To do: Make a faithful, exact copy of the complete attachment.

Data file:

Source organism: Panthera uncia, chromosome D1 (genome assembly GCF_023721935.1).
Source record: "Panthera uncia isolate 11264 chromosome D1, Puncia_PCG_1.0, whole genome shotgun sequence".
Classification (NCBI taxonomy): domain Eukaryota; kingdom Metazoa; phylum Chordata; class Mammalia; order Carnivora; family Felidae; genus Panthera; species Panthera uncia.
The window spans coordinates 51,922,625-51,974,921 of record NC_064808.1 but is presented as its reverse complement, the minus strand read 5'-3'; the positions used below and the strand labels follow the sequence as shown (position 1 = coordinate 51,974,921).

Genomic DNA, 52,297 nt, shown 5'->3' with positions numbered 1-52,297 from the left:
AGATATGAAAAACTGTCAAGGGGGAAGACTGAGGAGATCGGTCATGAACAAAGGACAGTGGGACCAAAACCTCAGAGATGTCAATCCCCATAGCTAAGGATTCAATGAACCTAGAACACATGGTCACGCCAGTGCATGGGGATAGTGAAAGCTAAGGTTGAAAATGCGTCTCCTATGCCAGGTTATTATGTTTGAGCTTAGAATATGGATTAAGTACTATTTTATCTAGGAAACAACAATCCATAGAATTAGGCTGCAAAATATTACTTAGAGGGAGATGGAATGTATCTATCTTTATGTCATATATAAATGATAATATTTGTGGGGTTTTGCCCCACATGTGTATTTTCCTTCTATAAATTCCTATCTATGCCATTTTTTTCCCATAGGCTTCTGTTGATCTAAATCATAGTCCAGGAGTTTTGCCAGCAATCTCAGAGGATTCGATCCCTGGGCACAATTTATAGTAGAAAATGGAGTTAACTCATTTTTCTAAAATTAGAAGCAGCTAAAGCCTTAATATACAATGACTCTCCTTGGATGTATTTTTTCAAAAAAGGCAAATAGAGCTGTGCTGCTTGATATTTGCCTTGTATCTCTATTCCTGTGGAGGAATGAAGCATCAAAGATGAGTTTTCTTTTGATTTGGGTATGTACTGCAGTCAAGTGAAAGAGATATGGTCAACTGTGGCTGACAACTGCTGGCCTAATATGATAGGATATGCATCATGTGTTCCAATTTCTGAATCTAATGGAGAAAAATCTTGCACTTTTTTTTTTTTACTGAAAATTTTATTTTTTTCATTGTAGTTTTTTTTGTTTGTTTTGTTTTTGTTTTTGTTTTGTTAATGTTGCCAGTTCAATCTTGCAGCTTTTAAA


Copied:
Source organism: Panthera uncia, chromosome D1 (genome assembly GCF_023721935.1).
Source record: "Panthera uncia isolate 11264 chromosome D1, Puncia_PCG_1.0, whole genome shotgun sequence".
Classification (NCBI taxonomy): domain Eukaryota; kingdom Metazoa; phylum Chordata; class Mammalia; order Carnivora; family Felidae; genus Panthera; species Panthera uncia.
The window spans coordinates 51,922,625-51,974,921 of record NC_064808.1 but is presented as its reverse complement, the minus strand read 5'-3'; the positions used below and the strand labels follow the sequence as shown (position 1 = coordinate 51,974,921).

Genomic DNA, 52,297 nt, shown 5'->3' with positions numbered 1-52,297 from the left:
AGATATGAAAAACTGTCAAGGGGGAAGACTGAGGAGATCGGTCATGAACAAAGGACAGTGGGACCAAAACCTCAGAGATGTCAATCCCCATAGCTAAGGATTCAATGAACCTAGAACACATGGTCACGCCAGTGCATGGGGATAGTGAAAGCTAAGGTTGAAAATGCGTCTCCTATGCCAGGTTATTATGTTTGAGCTTAGAATATGGATTAAGTACTATTTTATCTAGGAAACAACAATCCATAGAATTAGGCTGCAAAATATTACTTAGAGGGAGATGGAATGTATCTATCTTTATGTCATATATAAATGATAATATTTGTGGGGTTTTGCCCCACATGTGTATTTTCCTTCTATAAATTCCTATCTATGCCATTTTTTTCCCATAGGCTTCTGTTGATCTAAATCATAGTCCAGGAGTTTTGCCAGCAATCTCAGAGGATTCGATCCCTGGGCACAATTTATAGTAGAAAATGGAGTTAACTCATTTTTCTAAAATTAGAAGCAGCTAAAGCCTTAATATACAATGACTCTCCTTGGATGTATTTTTTCAAAAAAGGCAAATAGAGCTGTGCTGCTTGATATTTGCCTTGTATCTCTATTCCTGTGGAGGAATGAAGCATCAAAGATGAGTTTTCTTTTGATTTGGGTATGTACTGCAGTCAAGTGAAAGAGATATGGTCAACTGTGGCTGACAACTGCTGGCCTAATATGATAGGATATGCATCATGTGTTCCAATTTCTGAATCTAATGGAGAAAAATCTTGCACTTTTTTTTTTTTACTGAAAATTTTATTTTTTTCATTGTAGTTTTTTTTGTTTGTTTTGTTTTTGTTTTTGTTTTGTTAATGTTGCCAGTTCAATCTTGCAGCTTTTAAA